A three-quarter-length portrait to the right showing Anson in flag officer’s full dress uniform, 1748–67, wearing a white, physical wig. His right hand is on his hip; his left rests on an anchor fluke. In the right background are the yachts of the squadron he commanded which brought Princess Charlotte to Britain in 1761. According to Mannings’ catalogue raisonné (2000), the painting is a ‘competent rather smooth copy’ of a lost original.
George Anson is best remembered for his rather fraught circumnavigation of 1740–44. He secured victory over the French at the first battle of Finisterre in 1747 and proved a very able naval administrator as First Lord of the Admiralty during the Seven Years War.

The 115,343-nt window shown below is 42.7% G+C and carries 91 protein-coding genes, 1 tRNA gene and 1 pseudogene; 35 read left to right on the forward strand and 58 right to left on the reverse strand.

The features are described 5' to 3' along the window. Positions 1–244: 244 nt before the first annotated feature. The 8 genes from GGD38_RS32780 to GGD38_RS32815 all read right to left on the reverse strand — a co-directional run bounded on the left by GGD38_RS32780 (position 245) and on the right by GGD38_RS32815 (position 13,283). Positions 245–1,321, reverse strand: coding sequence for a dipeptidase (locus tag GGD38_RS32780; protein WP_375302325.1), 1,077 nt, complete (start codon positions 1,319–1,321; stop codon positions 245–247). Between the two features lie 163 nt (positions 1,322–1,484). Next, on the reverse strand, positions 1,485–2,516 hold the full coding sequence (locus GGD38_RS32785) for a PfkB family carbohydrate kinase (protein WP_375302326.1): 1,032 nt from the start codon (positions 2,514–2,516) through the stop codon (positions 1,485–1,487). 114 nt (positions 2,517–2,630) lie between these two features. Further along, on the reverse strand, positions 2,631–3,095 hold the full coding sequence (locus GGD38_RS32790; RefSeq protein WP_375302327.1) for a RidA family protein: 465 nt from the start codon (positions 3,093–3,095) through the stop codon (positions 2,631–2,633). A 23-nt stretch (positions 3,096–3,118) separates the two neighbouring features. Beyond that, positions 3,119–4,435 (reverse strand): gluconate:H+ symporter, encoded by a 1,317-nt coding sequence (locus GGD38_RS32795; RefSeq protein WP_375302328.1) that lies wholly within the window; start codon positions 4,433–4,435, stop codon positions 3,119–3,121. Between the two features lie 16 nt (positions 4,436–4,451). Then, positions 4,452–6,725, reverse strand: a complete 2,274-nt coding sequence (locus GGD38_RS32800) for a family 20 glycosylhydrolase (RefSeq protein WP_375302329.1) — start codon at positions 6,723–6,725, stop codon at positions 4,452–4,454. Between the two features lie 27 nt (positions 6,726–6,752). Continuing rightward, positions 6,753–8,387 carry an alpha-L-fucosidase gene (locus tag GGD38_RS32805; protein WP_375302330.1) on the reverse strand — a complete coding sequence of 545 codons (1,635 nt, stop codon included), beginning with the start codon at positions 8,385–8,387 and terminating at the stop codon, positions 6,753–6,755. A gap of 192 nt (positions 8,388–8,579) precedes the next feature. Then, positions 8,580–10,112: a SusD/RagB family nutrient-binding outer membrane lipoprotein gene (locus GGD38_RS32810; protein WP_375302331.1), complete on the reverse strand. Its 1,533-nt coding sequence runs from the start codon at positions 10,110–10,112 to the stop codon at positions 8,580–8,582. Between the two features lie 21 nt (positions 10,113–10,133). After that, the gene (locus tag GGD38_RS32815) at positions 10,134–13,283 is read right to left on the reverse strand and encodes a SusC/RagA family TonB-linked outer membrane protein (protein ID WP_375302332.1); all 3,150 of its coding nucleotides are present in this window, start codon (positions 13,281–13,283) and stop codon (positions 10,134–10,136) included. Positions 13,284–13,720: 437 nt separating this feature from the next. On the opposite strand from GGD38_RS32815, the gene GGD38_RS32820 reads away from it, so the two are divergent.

This picture is one of a group left to Greenwich Hospital by Admiral Sir Hugh Palliser, Governor of Greenwich Hospital, in 1796. The NMM 'Concise Catalogue' lists it as 'style of' Reynolds and it is probably safe to consider it a studio copy though further work remains to be done. When shown in the Naval Gallery at Greenwich Hospital in the 19th century it was simply listed as by Reynolds himself. The group as a whole comprises BHC2516 (this one), BHC3011 (Admiral Sir Charles Saunders by Richard Brompton), BHC0392 and BHC0394 (both of French fire-raft counter-attacks at the taking of Quebec, 1759, by Serres): see notes to BHC2792 (Sir Edward Hughes, by Reynolds).[PvdM 7/11]